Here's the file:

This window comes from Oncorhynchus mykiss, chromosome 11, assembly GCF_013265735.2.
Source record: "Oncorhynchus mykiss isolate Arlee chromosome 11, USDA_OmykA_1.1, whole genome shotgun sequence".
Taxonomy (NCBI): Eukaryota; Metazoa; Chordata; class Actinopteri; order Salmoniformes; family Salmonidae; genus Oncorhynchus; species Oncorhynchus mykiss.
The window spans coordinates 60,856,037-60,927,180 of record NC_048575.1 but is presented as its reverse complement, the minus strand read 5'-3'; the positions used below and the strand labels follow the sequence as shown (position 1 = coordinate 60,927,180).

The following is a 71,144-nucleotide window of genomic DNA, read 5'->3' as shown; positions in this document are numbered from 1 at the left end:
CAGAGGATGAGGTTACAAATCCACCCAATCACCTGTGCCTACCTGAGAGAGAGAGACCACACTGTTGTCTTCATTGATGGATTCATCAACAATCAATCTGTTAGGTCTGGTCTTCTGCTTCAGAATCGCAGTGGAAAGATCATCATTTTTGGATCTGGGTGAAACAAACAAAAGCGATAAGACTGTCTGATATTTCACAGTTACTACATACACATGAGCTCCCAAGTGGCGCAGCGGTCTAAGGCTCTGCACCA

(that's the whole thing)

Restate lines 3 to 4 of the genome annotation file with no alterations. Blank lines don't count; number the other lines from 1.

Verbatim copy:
Taxonomy (NCBI): Eukaryota; Metazoa; Chordata; class Actinopteri; order Salmoniformes; family Salmonidae; genus Oncorhynchus; species Oncorhynchus mykiss.
The window spans coordinates 60,856,037-60,927,180 of record NC_048575.1 but is presented as its reverse complement, the minus strand read 5'-3'; the positions used below and the strand labels follow the sequence as shown (position 1 = coordinate 60,927,180).